AP US History
The Economy of the Roaring Twenties
The economy of the United States during the Roaring Twenties looked reassuring to the entire nation. Because of this, the Great Depression was a shock to the seemingly healthy nation. The depression, which began in 1929, was the harshest economic turn that the United States had ever seen. Almost instantly, the country's unemployment rate jumped from four percent to an overwhelming twenty five percent. Many believe that the depression was caused by the crash of the stock market in 1929. Although this is partly true, the stock market did not just crash spontaneously. There were many factors during this time period that led to its collapse.
A small but important factor in the United States' economic problem was the enormous debt that Germany never re-paid. After World War I, both France and Great Britain demanded that Germany make reparations. They totaled around $32 billion as compensation for war-inflicted damages. With the money they received from Germany, France and Britain hoped to settle their debts with the United States. The problem with this plan was that Germany simply could not afford the debts it owed the Allies. The Dawes Plan of 1924 seemed to be a solution to this economic problem - it created a financial cycle between the United States, Germany, France and Great Britain. U.S. bankers would loan money to Germany, Germany would then pay reparations to France and Great Britain, and the former Allies would pay war debts to the United States. The source of this cycle was the seemingly endless flow of 1920’s American credit. However this flow came to a halt after the stock market crash of 1929. As a result, the U.S. was never repaid it debts in full from its Allies in Europe (except from Finland).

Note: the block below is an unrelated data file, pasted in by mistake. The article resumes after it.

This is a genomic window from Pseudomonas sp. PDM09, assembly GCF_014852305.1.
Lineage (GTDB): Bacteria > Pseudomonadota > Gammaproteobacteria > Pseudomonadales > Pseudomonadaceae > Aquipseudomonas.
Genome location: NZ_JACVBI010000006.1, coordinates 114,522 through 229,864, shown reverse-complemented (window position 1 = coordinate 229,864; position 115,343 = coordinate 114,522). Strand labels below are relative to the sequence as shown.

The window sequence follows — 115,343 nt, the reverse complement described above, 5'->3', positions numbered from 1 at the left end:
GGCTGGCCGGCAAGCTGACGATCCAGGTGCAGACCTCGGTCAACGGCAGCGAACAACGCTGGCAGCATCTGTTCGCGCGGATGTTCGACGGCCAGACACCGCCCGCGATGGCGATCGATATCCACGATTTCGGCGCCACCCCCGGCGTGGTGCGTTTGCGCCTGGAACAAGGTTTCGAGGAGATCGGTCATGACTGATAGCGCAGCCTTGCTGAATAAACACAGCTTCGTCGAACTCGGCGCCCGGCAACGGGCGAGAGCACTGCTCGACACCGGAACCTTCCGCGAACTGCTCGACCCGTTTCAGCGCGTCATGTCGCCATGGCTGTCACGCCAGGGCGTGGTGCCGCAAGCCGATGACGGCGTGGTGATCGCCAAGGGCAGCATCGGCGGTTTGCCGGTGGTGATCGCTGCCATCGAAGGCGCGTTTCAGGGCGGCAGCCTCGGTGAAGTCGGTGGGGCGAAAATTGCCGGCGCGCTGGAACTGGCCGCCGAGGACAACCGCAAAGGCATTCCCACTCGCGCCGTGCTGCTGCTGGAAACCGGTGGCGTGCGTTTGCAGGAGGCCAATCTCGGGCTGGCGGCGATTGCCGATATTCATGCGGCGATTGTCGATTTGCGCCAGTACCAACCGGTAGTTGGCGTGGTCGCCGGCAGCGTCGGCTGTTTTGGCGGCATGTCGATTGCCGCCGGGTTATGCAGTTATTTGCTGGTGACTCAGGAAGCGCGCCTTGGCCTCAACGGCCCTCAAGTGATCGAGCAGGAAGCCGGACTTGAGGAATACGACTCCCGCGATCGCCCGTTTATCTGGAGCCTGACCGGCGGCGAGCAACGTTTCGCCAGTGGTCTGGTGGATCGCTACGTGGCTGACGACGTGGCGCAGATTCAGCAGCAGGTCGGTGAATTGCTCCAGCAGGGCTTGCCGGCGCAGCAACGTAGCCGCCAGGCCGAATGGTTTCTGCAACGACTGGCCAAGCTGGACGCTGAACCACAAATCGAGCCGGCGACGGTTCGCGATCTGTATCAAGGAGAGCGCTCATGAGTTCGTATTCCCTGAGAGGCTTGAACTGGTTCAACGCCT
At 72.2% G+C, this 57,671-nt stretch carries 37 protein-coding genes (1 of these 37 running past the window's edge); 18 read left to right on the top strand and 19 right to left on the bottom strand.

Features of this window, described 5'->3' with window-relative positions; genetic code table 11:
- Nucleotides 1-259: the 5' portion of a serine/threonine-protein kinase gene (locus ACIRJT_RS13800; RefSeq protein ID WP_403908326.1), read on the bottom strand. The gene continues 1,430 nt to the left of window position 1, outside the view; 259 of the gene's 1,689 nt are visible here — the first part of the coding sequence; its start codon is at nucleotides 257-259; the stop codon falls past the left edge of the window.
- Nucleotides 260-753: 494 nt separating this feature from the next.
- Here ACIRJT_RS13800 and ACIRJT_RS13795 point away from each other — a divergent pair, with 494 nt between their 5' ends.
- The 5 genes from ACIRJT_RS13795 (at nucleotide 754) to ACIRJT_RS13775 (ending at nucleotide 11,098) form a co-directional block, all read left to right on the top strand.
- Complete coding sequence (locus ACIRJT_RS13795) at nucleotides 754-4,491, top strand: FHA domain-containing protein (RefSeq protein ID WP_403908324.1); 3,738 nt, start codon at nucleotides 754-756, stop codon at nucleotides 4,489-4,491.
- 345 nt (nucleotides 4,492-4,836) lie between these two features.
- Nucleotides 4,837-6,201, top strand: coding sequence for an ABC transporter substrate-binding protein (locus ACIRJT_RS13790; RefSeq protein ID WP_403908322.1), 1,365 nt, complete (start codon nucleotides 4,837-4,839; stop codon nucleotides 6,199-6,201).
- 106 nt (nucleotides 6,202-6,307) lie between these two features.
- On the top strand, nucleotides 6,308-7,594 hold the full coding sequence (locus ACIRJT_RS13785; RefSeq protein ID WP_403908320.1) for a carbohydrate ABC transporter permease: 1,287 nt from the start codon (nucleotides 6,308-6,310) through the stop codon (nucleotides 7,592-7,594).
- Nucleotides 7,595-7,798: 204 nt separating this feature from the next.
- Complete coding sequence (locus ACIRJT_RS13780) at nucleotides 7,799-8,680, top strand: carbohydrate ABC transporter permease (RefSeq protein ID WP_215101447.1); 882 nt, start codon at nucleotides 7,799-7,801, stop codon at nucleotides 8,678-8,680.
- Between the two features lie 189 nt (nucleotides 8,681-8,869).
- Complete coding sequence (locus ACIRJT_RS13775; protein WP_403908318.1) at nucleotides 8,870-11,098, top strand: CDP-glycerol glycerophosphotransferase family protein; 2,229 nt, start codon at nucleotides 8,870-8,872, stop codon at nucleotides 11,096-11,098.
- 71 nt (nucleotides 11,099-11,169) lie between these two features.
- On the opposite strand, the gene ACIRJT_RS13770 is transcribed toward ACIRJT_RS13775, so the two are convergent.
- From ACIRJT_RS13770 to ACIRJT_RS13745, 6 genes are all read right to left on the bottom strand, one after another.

Another major factor that contributed to the economic crash that began in 1929 was the unequal distribution of wealth among United States'...
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